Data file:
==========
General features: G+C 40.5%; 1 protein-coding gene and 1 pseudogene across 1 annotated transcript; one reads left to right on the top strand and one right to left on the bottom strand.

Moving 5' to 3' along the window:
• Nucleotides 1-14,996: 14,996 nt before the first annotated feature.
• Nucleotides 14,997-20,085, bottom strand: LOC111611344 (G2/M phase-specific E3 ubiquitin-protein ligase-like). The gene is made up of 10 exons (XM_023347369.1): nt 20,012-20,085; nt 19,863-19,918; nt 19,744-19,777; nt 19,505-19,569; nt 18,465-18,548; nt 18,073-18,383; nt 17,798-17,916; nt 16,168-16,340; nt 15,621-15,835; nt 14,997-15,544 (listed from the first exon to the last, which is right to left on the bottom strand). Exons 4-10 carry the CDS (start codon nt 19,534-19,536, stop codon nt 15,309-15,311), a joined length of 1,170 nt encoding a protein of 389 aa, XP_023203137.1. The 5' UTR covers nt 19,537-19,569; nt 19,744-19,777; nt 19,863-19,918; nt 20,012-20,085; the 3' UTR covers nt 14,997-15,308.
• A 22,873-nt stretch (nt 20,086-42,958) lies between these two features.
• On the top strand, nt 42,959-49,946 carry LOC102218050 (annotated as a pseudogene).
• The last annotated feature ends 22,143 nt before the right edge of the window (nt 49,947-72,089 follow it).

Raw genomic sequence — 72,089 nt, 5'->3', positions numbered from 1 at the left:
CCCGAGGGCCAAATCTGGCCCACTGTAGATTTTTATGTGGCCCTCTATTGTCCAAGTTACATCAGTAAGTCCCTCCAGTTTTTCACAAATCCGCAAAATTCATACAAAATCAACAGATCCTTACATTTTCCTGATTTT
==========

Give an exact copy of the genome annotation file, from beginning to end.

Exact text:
General features: G+C 40.5%; 1 protein-coding gene and 1 pseudogene across 1 annotated transcript; one reads left to right on the top strand and one right to left on the bottom strand.

Moving 5' to 3' along the window:
• Nucleotides 1-14,996: 14,996 nt before the first annotated feature.
• Nucleotides 14,997-20,085, bottom strand: LOC111611344 (G2/M phase-specific E3 ubiquitin-protein ligase-like). The gene is made up of 10 exons (XM_023347369.1): nt 20,012-20,085; nt 19,863-19,918; nt 19,744-19,777; nt 19,505-19,569; nt 18,465-18,548; nt 18,073-18,383; nt 17,798-17,916; nt 16,168-16,340; nt 15,621-15,835; nt 14,997-15,544 (listed from the first exon to the last, which is right to left on the bottom strand). Exons 4-10 carry the CDS (start codon nt 19,534-19,536, stop codon nt 15,309-15,311), a joined length of 1,170 nt encoding a protein of 389 aa, XP_023203137.1. The 5' UTR covers nt 19,537-19,569; nt 19,744-19,777; nt 19,863-19,918; nt 20,012-20,085; the 3' UTR covers nt 14,997-15,308.
• A 22,873-nt stretch (nt 20,086-42,958) lies between these two features.
• On the top strand, nt 42,959-49,946 carry LOC102218050 (annotated as a pseudogene).
• The last annotated feature ends 22,143 nt before the right edge of the window (nt 49,947-72,089 follow it).

Raw genomic sequence — 72,089 nt, 5'->3', positions numbered from 1 at the left:
CCCGAGGGCCAAATCTGGCCCACTGTAGATTTTTATGTGGCCCTCTATTGTCCAAGTTACATCAGTAAGTCCCTCCAGTTTTTCACAAATCCGCAAAATTCATACAAAATCAACAGATCCTTACATTTTCCTGATTTT